Shades of Kim. It’s a week on from the surprise departure of Hamish McLennan from the role of CEO of the Ten Network and there’s been no exit interview anywhere, not even in this morning’s media section of The Australian, which is where the retiring senior executives are given a final say, and their replacements, a first-up interview. In fact, there’s been a dearth of interviews with McLennan’s replacement, Paul Anderson. The only person from Ten to put their head up has been the new chairman in Sydney lawyer and long-time Ten director, David Gordon. His “exclusive” interview in the Oz’s media section this morning contained not one comment about McLennan’s surprise departure a week ago and why it happened. A glaring omission.

The disappearance of Hamish McLennan and lack of any realistic explanation for the change has clearly puzzled long-time News editor and now media writer Mark Day, whose column in the media section of the Oz this morning was headlined “McLennan’s sudden exit as Ten chairman makes no sense”. He went on to discuss three reasons for the departure (it’s actually McLennan’s departure as CEO that makes no sense at this time, not his departure from the chairmanship, which was always going to happen under the deal with Foxtel announced in late June).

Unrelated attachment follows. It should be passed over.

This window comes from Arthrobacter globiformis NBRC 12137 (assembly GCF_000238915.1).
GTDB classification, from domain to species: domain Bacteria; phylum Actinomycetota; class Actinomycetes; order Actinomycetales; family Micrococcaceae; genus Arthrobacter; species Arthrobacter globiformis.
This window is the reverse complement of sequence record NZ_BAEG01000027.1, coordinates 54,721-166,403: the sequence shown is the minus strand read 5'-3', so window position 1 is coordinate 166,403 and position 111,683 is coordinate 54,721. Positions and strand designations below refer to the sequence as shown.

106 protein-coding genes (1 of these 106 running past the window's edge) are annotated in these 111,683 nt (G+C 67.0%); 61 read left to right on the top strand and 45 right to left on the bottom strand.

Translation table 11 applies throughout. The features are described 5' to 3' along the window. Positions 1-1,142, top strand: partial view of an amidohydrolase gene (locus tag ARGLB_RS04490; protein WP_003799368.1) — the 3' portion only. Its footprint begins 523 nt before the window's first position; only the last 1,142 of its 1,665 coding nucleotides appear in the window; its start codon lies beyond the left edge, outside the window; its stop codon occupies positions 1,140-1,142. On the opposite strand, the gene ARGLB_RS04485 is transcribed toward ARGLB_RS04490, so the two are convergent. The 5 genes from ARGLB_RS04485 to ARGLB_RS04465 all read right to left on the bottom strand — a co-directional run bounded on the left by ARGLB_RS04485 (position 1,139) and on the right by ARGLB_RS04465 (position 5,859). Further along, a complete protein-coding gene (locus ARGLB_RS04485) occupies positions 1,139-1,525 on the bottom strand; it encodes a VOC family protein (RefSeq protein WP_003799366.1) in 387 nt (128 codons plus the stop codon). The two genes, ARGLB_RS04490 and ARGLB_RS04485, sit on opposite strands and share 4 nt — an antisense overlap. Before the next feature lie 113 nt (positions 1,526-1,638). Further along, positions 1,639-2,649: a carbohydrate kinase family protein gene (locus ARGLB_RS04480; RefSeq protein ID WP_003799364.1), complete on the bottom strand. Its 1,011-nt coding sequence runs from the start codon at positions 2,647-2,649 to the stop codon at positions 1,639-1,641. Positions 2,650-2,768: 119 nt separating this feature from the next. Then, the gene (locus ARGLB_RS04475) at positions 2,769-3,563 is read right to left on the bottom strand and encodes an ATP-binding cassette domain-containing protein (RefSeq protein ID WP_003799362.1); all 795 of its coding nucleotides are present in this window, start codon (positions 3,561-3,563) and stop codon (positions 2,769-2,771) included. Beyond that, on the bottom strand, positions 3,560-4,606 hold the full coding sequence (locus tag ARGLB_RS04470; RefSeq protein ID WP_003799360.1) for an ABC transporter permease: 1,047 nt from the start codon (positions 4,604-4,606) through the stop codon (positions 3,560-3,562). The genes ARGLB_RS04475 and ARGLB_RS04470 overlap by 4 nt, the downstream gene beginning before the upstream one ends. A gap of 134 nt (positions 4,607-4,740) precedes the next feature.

The first was based on McLennan’s comment that his work at Ten was completed. Day writes this “makes little sense”. Then there was the idea that McLennan departed to sanitise the links between the Murdochs/News Corp/Foxtel and Ten, to allay the ACCC’s concerns over the slated Foxtel-Ten merger. Day says that while this idea is “enticing to conspiracy theorists … it simply doesn’t hold water”. And then there are claims that McLennan’s presence on the board and as CEO meant that Lachlan Murdoch was breaching the ownership and control provisions of the Broadcast Services Act. Day says the act is very complex and there are a number of tests to be applied to “determine actual control, as well as deemed or implied control.”

So, in the end, Day can’t tell us why the change happened, and a week on, Hamish McLennan has not appeared in print to explain his departure other than what was said in the Ten statement a week ago (which Day rightly dismisses). The latest departing senior executive to leave a yawning gap in the public record in News Corp papers was Kim Williams, who was disappeared two years ago this week on August 8. — Glenn Dyer

All in the family. The Australian stands accused of “deceptively abridging” quotes to engage in “weak and contemptible smearing” of a respected public figure. Or so says Andrew Bolt, in one of his three or four defences of his Adam Goodes comments posted to his blog this morning.

The first, posted at 7.35am  is a response to The Australian’s Cut and Paste today, which makes fun of the Bolter’s logical contradictions on whether or not Goodes was right to point out a young girl who racially abused him at a match two years ago. Bolt seems to have held both positions at different times over the past few days, but he says only a selective reading of his comments supports that hypothesis.